B.S. Georgia Tech: Science, Technology & Culture
J.D. University of Georgia School of Law
M.A. University of Chicago: History of Culture
Areas of Expertise
Professor Buccafusco's research employs empirical social science methods to test fundamental assumptions about how the intellectual property system functions. IP law attempts to affect people's creative behavior by offering them incentives to innovate, share, and use new works and inventions, but very little is known about whether these incentives actually work. Using novel creativity experiments, Professor Buccafusco's research has shown that creators often do not behave the way that IP law assumes they will. His studies have explored how different kinds of incentives affect creativity, how creators think about borrowing from others' efforts, and how creators assign value to their innovations. The results of these studies challenge important aspects of IP law, and they suggest opportunities for improving the legal system and creative economies.
Professor Buccafusco has teamed up with the U.S. Patent and Trademark Office and colleagues at Northwestern University to co-host the fifth annual Workshop on Empirical Studies of Intellectual Property. Professor Buccafusco, David Schwartz, and the PTO's Chief Economists founded the workshop four years ago. The workshop allows researchers from around the world to present early stage empirical projects so they can receive feedback before they begin collecting data. This enables them to refine their ideas and methods and to improve the value of the resulting data.
Prior to coming to Cardozo, Professor Buccafusco taught at Chicago-Kent College of Law. He won the SBA teaching award in his first year on the faculty, and he later won the university-wide teaching award. At Chicago-Kent, Professor Buccafusco co-founded the Center for Empirical Study of Intellectual Property.
Happiness and the Law (Univ. of Chicago Press 2015) (with John Bronsteen and Jonathan Masur).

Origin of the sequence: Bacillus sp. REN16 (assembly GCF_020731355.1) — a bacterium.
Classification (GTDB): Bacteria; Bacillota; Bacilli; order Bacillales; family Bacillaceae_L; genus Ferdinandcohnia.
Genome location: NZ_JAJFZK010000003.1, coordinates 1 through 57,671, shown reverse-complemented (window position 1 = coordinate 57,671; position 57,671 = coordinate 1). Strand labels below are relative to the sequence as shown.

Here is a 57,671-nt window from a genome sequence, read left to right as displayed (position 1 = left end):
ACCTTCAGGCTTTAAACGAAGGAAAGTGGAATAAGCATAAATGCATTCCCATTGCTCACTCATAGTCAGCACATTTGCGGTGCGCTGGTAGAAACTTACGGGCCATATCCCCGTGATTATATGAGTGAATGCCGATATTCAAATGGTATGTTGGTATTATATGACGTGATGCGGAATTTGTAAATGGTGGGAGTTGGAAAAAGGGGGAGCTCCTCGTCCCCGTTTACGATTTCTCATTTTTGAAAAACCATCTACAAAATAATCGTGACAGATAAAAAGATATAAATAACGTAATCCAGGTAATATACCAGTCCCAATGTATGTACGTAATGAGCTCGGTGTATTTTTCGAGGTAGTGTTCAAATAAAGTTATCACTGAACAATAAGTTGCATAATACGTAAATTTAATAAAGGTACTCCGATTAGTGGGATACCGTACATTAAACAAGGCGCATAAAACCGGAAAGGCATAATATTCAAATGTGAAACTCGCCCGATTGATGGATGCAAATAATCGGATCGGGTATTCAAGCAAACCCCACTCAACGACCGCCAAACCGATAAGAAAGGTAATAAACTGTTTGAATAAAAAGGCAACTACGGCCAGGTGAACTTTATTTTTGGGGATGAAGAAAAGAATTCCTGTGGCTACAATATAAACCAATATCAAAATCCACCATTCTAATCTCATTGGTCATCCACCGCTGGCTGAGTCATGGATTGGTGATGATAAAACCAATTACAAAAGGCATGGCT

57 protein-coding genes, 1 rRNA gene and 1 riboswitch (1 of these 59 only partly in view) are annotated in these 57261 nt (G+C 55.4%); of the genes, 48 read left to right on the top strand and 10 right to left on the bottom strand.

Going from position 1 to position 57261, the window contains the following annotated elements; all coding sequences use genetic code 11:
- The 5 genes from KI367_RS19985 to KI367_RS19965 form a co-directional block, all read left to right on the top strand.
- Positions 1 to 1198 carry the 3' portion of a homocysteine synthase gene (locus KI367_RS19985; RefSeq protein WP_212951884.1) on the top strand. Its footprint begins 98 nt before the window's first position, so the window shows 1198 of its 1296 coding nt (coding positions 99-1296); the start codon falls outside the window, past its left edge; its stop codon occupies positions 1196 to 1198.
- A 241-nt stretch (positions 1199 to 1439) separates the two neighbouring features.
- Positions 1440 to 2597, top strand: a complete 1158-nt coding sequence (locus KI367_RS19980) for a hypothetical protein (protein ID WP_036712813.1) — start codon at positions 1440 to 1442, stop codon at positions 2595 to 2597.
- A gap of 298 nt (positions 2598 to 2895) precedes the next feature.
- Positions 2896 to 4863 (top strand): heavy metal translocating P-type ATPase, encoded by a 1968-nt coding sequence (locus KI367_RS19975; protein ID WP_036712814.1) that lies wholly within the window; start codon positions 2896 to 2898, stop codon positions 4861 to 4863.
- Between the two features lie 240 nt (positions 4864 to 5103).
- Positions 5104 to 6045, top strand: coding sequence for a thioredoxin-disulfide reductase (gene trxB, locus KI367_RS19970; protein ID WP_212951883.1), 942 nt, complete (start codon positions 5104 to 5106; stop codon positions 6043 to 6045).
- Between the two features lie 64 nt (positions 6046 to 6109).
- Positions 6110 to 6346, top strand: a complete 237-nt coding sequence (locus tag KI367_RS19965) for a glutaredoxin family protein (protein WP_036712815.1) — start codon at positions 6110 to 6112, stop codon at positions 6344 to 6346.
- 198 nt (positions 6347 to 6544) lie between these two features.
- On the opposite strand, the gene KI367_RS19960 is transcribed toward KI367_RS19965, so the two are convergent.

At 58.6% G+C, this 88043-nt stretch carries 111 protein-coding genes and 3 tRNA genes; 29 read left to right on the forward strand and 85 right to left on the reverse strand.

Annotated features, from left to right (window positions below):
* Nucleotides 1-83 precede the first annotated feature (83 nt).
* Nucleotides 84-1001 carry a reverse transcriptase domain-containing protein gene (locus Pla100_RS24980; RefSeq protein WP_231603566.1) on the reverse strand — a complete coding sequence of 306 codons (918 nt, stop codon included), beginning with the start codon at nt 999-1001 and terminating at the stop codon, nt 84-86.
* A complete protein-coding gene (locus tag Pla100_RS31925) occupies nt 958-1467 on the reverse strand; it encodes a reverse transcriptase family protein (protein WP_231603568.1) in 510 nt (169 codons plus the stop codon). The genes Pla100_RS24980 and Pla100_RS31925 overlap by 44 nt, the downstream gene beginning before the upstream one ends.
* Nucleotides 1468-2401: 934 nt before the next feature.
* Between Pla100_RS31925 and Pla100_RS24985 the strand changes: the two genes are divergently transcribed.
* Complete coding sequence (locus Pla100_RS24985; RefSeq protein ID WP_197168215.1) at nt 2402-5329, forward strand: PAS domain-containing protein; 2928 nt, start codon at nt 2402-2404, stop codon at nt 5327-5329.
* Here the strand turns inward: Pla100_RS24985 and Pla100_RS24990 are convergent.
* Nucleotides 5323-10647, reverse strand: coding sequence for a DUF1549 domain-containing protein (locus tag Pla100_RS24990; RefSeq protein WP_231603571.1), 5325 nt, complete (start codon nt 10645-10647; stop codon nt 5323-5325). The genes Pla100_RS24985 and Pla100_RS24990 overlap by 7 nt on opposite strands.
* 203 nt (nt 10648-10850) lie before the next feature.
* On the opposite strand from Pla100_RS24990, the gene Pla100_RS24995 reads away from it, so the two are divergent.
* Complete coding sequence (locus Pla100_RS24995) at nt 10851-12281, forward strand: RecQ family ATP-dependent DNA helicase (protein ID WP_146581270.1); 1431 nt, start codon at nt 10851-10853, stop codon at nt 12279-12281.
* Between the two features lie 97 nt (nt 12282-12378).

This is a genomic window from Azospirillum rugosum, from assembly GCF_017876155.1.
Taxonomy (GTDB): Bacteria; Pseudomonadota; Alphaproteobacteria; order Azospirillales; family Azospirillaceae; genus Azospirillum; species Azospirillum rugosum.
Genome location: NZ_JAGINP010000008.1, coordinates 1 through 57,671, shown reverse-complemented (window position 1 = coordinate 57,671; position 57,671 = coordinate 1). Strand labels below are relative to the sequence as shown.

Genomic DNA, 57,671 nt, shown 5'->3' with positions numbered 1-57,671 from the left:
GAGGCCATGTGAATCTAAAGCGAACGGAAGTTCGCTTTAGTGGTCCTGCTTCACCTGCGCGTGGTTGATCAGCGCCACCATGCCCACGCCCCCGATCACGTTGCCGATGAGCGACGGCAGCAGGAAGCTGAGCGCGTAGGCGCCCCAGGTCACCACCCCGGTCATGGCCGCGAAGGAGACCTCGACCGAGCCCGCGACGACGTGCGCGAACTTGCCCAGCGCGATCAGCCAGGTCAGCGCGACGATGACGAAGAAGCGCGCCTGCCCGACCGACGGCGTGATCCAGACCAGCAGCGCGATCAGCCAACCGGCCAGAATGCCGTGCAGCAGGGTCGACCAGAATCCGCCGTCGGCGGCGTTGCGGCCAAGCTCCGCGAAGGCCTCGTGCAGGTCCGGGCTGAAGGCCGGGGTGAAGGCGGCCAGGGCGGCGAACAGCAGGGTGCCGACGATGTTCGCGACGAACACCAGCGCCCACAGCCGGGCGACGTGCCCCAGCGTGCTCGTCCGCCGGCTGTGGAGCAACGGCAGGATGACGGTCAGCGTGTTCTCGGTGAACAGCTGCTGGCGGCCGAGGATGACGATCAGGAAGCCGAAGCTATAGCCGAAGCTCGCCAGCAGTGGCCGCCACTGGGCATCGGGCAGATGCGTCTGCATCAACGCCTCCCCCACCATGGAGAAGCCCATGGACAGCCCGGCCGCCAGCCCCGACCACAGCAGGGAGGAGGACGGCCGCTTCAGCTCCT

Intelligent Design, 68 Duke Law Journal (forthcoming 2018) (with Mark A. Lemley and Jonathan S. Masur).
Functionality Screens, 103 Virginia Law Review 1293 (2017) (with Mark Lemley).
The Nature of Sequential Innovation, 59 William & Mary Law Review 1 (2017) (with Stefan Bechtold & Christopher Sprigman).
Fashion’s Function in Intellectual Property Law, 93 Notre Dame Law Review 51 (2017) (with Jeanne Fromer).
A Theory of Copyright Authorship, 102 Virginia Law Review 1229 (2016).
Authorship and the Boundaries of Copyright: Ideas, Expressions, and Functions in Yoga, Choreography, and Other Works, 39 Columbia Journal of Law & the Arts 421 (2016).
Testing Tarnishment in Trademark and Copyright Law: The Effect of Pornographic Versions of Protected Marks and Works, 94 Washington Univ. Law Review 341 (2017) (with Paul Heald and Wen Bu).
The Moral Psychology of Copyright Infringement, 100 Minnesota Law Review 2433 (2016) (with David Fagundes).
Innovation Heuristics: Experiments on Sequential Creativity in Intellectual Property, 91 Indiana Law Journal 1251 (2016) (with Stefan Bechtold and Christopher Sprigman).
Experimental Tests of Intellectual Property Law's Creativity Thresholds, 93 Texas Law Review 1921 (2014) (with Zachary Burns, Jeanne Fromer, and Christopher Sprigman).
Innovation and Incarceration: An Economic Analysis of Criminal Intellectual Property Law, 87 Southern California Law Review 275 (2014) (with Jonathan Masur).
Do Bad Things Happen When Works Enter the Public Domain?: Empirical Tests of Copyright Term Extension, 28 Berkeley Technology Law Journal 1(2013) (with Paul Heald).
What's a Name Worth? Valuing Attribution in Intellectual Property Law, 93 Boston University Law Review 1389 (2013) (with Christopher Sprigman & Zachary Burns).
Making Sense of Intellectual Property Law, 97 Cornell Law Review 501 (2012).
The Creativity Effect, 78 University of Chicago Law Review 31 (2011) (with Christopher Sprigman).
Retribution and the Experience of Punishment, 98 California Law Review1463 (2010) (with John Bronsteen & Jonathan Masur).
Valuing Intellectual Property: An Experiment, 96 Cornell Law Review 1 (2010) (with Christopher Sprigman).
Welfare as Happiness, 98 Georgetown Law Journal 1583 (2010) (with John Bronsteen & Jonathan Masur).
Happiness and Punishment, 76 University of Chicago Law Review 1037 (2009) (with John Bronsteen and Jonathan Masur).
Hedonic Adaptation and the Settlement of Civil Lawsuits, 108 Columbia Law Review 1516 (2008) (with John Bronsteen and Jonathan Masur).
Christopher J. Buccafusco in the news
- Oct 8, 2018 Professors Buccafusco and Curtis Talk Patent Eligibility Rules on Law360
- Jul 17, 2018 Professor Buccafusco Comments on Monkey Selfie Case in Bloomberg Law
- May 15, 2018 Professor Buccafusco Addresses Copyright Law and Creative Spaces
- Apr 30, 2018 Can You Patent a Machine That Mimics the Makeup of NYC's Water? In Crain's, Professor Buccafusco Weighs In
- Mar 23, 2018 Professor Buccafusco Weighs in on Right to Publicity Bills in NY State
- Mar 6, 2018 Cardozo Law Event on IP Issues in Restaurant Industry Subject of Forbes Article
- Jan 26, 2018 Professor Buccafusco to Present at Harvard's Law and Economics Seminar
- Jan 12, 2018 Professor Buccafusco Comments on Music Copyright Law
- Aug 10, 2017 17th Annual Intellectual Property Scholars Conference Begins
- Aug 7, 2017 Professor Buccafusco Comments on Fashion Battle
Thurs. 4 - 5 p.m.
Fri. 1:30 - 2:30 p.m.